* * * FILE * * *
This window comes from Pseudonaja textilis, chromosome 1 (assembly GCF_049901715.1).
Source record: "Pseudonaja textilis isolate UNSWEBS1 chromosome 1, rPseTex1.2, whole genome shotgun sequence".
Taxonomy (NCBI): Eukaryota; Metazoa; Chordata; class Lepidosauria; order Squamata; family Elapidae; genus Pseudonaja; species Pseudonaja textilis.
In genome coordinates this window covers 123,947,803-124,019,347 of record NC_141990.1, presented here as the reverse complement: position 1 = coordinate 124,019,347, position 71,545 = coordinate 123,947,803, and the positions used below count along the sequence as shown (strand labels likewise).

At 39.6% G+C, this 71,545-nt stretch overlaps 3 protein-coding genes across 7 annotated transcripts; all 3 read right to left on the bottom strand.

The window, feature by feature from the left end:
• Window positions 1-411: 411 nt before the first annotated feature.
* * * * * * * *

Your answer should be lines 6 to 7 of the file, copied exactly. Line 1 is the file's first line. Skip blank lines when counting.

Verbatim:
The window, feature by feature from the left end:
• Window positions 1-411: 411 nt before the first annotated feature.